Hannah Arendt writes about the guilt that lies on the German people in Nazi Germany in her account of the trial of Adolf Eichmann in Eichmann in Jerusalem. She wrote that Chancellor Adenauer claimed that not many German citizens were actually Nazis and “a great majority [had been] happy to help their Jewish fellow-citizens when they could. (Page 18)” The big question here – which Arendt actually went on to add to her account – is if some many of the citizens had known, including the Chancellor, why did they keep quiet and not tell anyone of these atrocities? The newspaper that Arendt had quoted as asking this question wrote an answer, “Because they themselves felt incriminated. (Page 18)” People like to blame the Holocaust on Hitler and the few other big Nazi leaders. Absolutely they should take a lot of the blame, but they wouldn’t have been able to do all they did had the citizens actually spoken up and said they disagree. There is strength in numbers. If Chancellor Adenauer’s account is true, that most of the German citizens at the time were not Nazi sympathizers, then they should have all gotten together to do something about it. Keeping quiet is sometimes just as bad as doing the killing and tortures yourself because you’re doing absolutely nothing to stop it.
Others may argue though that it was too dangerous to stand up to the Nazis. That if they had told them to stop, all that would have happened is that they, along with the Jews, Gypsies and homosexuals, would have been tortured and eventually killed. There was seemingly no way around it for the citizens in Nazi Germany. But if you take a look at Plato’s The Republic again – specifically looking at the Myth of the Cave – I think there may be more incriminating evidence there.
The Myth is the story of people who are brought up in a cave. It is dark in there and all they can see are shadows outside. They are confined to this cave and they can’t even move their heads. Somehow one of them manages to get out of the cave. In this story these slaves in the cave are totally confined. It seems like there is no way for them to get out of there. We had spoken in class about how this was not a good portrayal of the human condition because it was unclear who was in power. Maybe that was the whole point though. Maybe Plato was trying to show that it really doesn’t matter who is in power, because the person who has control over you is you. If one of them was able to get out, then all of them should have been able to get out no matter if we, the reader, knew who actually had the “power”. They were all so used to living a certain way though, that they didn’t even try to change it. They may have been worried that if they got out something bad would happen. That one liberated slave can be compared to the few German’s who did try to hide the Jews and help them to escape. But the rest of the German society just sat back and did nothing while millions of people were tortured and killed. They felt like they were confined to the cave, but if they would have just tried, they may have been able to stop the way that things were going.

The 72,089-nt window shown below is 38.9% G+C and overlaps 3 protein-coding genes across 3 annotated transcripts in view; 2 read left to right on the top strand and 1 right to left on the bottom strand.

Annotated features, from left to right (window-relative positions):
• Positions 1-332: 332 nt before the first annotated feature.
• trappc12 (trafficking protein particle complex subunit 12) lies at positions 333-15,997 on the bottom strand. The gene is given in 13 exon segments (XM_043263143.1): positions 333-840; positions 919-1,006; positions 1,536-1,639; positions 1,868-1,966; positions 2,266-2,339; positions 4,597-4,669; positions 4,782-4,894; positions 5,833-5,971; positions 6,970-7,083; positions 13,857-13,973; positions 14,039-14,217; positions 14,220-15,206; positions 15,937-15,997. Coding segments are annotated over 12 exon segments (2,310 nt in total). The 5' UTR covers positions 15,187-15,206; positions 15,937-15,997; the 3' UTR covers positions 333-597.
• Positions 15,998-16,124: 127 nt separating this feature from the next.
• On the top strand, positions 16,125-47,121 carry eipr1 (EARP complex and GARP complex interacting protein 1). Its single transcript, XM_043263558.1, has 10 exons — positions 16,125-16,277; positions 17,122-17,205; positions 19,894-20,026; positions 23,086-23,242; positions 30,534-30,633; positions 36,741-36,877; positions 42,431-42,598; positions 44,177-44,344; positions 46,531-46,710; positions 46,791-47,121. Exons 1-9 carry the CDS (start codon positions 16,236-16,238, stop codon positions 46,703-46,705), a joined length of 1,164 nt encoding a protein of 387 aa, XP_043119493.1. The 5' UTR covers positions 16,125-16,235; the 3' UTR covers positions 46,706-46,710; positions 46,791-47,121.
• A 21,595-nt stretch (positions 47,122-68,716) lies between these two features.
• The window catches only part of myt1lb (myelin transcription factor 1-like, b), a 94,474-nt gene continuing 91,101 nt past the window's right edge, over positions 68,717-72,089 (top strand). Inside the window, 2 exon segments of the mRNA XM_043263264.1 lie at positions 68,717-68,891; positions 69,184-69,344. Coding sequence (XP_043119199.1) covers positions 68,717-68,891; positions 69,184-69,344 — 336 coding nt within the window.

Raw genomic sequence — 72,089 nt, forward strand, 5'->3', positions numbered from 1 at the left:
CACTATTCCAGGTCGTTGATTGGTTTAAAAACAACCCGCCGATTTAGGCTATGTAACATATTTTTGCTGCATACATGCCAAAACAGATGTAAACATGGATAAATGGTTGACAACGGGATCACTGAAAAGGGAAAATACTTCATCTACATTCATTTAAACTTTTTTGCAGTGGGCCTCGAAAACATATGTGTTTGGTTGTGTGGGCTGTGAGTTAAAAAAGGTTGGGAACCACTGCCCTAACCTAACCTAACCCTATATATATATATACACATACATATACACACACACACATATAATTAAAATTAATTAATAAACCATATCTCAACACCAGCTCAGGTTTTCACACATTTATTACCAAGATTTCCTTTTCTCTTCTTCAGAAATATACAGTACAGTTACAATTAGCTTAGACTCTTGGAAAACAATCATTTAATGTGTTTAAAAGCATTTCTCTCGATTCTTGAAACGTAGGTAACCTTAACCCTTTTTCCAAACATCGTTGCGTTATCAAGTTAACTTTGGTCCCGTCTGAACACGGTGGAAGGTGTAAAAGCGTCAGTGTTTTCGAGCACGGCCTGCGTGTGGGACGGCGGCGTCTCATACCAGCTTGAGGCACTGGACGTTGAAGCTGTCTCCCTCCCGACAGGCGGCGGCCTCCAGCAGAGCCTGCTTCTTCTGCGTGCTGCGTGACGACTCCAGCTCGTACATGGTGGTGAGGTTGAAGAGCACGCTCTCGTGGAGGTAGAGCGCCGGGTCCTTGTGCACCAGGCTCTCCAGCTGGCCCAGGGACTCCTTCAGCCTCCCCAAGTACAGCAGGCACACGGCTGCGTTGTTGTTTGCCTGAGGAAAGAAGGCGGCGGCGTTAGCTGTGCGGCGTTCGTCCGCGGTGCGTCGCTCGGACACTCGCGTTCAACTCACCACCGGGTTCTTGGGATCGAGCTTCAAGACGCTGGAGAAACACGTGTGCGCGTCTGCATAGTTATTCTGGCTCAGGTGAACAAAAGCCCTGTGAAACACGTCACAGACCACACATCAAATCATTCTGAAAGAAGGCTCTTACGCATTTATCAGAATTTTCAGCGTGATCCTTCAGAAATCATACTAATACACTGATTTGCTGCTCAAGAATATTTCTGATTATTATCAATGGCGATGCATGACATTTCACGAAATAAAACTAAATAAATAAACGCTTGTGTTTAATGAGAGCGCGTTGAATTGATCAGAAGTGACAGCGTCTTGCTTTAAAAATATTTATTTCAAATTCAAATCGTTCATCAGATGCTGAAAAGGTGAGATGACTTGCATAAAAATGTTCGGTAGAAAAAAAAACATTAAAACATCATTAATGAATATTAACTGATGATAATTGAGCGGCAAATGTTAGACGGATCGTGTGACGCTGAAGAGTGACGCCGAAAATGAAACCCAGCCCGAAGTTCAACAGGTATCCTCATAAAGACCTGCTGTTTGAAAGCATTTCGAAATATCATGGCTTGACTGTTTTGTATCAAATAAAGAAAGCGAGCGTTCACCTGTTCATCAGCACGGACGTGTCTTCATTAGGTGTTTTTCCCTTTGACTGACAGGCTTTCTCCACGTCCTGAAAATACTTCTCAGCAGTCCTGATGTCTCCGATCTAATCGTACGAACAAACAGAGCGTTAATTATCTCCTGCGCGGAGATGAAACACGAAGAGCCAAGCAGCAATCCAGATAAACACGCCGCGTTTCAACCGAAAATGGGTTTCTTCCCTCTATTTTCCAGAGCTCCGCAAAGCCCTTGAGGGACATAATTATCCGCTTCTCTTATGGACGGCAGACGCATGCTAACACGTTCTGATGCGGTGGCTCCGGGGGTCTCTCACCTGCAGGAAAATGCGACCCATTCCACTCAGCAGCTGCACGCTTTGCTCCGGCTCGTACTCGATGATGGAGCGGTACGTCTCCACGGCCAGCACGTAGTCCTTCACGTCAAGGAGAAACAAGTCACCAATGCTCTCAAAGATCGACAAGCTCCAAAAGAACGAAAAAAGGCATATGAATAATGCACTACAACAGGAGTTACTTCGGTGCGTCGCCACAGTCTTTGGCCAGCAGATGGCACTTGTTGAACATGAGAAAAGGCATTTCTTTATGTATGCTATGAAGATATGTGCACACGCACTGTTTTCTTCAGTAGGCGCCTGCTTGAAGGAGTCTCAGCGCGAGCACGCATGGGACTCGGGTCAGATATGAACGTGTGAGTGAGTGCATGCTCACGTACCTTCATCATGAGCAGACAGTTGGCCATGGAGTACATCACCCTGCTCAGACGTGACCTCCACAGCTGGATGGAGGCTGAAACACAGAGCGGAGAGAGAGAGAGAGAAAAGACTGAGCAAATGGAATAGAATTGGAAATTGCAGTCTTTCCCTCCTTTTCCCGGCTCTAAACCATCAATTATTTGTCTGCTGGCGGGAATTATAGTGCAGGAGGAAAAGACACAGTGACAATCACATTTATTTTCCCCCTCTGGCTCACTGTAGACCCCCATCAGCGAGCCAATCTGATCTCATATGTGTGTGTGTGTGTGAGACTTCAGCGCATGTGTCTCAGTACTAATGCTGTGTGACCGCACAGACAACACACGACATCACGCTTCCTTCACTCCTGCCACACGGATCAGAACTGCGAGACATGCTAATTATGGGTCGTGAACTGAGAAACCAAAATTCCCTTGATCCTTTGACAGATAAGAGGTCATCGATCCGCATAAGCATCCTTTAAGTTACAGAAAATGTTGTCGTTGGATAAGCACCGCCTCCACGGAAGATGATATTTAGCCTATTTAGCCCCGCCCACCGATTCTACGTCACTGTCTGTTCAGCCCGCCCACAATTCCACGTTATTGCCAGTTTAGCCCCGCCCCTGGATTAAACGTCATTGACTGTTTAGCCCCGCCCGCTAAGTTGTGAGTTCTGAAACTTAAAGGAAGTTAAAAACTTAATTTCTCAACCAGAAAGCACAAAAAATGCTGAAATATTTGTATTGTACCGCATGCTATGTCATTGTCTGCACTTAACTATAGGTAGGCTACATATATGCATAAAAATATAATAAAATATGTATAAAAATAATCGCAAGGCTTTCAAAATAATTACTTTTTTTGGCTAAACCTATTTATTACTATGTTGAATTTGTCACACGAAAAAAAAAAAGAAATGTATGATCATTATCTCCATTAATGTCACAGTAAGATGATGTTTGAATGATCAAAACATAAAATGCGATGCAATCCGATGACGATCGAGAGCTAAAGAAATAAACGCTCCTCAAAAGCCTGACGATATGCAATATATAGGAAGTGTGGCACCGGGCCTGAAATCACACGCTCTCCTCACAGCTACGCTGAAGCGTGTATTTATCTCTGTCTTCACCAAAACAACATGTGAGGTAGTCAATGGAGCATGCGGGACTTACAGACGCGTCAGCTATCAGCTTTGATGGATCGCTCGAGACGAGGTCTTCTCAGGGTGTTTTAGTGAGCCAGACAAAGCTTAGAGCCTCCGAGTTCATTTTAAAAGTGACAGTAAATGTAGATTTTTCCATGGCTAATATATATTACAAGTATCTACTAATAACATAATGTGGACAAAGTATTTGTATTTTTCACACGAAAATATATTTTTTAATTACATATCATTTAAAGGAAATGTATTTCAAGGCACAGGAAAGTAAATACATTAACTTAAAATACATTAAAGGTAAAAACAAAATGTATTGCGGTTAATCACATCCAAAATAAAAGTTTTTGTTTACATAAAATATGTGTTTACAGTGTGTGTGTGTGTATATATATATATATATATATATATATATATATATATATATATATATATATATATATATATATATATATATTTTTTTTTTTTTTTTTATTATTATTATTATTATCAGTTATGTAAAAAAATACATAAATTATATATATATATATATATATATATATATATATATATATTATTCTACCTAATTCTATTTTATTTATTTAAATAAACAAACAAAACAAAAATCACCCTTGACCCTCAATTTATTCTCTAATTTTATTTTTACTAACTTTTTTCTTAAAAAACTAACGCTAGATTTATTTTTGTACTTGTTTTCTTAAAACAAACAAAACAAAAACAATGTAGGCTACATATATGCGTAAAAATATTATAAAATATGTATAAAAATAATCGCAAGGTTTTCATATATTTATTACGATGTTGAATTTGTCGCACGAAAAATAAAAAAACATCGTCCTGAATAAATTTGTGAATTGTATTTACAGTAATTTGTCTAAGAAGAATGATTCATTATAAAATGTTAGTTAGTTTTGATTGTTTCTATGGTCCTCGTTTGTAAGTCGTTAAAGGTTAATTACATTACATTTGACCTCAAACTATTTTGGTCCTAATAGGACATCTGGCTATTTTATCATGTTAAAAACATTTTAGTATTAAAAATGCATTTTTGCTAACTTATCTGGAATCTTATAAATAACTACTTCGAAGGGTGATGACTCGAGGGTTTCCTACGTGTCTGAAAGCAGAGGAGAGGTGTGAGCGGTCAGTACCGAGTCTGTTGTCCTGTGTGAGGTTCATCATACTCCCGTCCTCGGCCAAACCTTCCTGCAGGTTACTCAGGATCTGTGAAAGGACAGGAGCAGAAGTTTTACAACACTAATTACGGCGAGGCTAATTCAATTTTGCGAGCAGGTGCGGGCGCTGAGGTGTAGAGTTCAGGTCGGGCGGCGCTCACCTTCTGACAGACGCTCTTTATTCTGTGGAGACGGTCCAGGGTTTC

I think that the leaders do have a responsibility to guide the society to do what is best for them, but the society needs to responsible enough to realize when they’re being misguided and put a stop to it. There is strength in numbers. No matter how much power a leader has, there will always be more people in the society, then in his place. Society needs to grow up and take responsibility for their actions.
Get your own material. Don't steal mine. Plagiarism is for pedophiles.